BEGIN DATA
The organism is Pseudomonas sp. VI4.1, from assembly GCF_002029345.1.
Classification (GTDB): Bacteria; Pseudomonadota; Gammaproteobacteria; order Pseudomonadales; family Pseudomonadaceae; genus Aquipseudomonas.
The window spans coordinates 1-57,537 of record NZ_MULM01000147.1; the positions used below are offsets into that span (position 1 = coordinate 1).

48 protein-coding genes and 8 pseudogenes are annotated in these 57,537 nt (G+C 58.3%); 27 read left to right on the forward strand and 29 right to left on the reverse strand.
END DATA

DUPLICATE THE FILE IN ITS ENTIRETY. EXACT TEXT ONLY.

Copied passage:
The organism is Pseudomonas sp. VI4.1, from assembly GCF_002029345.1.
Classification (GTDB): Bacteria; Pseudomonadota; Gammaproteobacteria; order Pseudomonadales; family Pseudomonadaceae; genus Aquipseudomonas.
The window spans coordinates 1-57,537 of record NZ_MULM01000147.1; the positions used below are offsets into that span (position 1 = coordinate 1).

48 protein-coding genes and 8 pseudogenes are annotated in these 57,537 nt (G+C 58.3%); 27 read left to right on the forward strand and 29 right to left on the reverse strand.